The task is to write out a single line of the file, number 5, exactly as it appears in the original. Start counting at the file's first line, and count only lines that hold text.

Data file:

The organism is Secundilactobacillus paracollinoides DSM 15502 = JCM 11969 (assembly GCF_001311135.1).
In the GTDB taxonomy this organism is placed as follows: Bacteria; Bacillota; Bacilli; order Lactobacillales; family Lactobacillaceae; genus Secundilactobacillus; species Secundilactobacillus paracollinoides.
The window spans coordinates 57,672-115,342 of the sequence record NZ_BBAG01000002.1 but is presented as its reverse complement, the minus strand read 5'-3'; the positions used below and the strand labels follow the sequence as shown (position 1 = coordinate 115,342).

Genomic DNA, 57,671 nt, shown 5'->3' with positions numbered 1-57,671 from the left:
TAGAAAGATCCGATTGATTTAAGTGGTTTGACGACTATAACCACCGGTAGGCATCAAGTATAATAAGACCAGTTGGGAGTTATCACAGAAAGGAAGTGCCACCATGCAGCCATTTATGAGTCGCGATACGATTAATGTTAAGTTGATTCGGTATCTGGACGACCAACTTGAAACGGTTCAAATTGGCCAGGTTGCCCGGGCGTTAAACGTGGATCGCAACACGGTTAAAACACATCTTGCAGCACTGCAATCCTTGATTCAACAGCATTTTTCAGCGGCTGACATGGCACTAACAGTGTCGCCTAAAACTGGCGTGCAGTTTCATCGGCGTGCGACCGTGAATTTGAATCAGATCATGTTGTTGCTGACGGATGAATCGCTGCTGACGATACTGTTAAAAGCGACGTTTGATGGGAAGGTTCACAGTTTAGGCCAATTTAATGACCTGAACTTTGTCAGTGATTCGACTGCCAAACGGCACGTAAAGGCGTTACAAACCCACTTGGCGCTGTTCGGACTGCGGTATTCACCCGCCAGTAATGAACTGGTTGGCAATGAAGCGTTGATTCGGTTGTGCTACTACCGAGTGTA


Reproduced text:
TAGAAAGATCCGATTGATTTAAGTGGTTTGACGACTATAACCACCGGTAGGCATCAAGTATAATAAGACCAGTTGGGAGTTATCACAGAAAGGAAGTGCCACCATGCAGCCATTTATGAGTCGCGATACGATTAATGTTAAGTTGATTCGGTATCTGGACGACCAACTTGAAACGGTTCAAATTGGCCAGGTTGCCCGGGCGTTAAACGTGGATCGCAACACGGTTAAAACACATCTTGCAGCACTGCAATCCTTGATTCAACAGCATTTTTCAGCGGCTGACATGGCACTAACAGTGTCGCCTAAAACTGGCGTGCAGTTTCATCGGCGTGCGACCGTGAATTTGAATCAGATCATGTTGTTGCTGACGGATGAATCGCTGCTGACGATACTGTTAAAAGCGACGTTTGATGGGAAGGTTCACAGTTTAGGCCAATTTAATGACCTGAACTTTGTCAGTGATTCGACTGCCAAACGGCACGTAAAGGCGTTACAAACCCACTTGGCGCTGTTCGGACTGCGGTATTCACCCGCCAGTAATGAACTGGTTGGCAATGAAGCGTTGATTCGGTTGTGCTACTACCGAGTGTA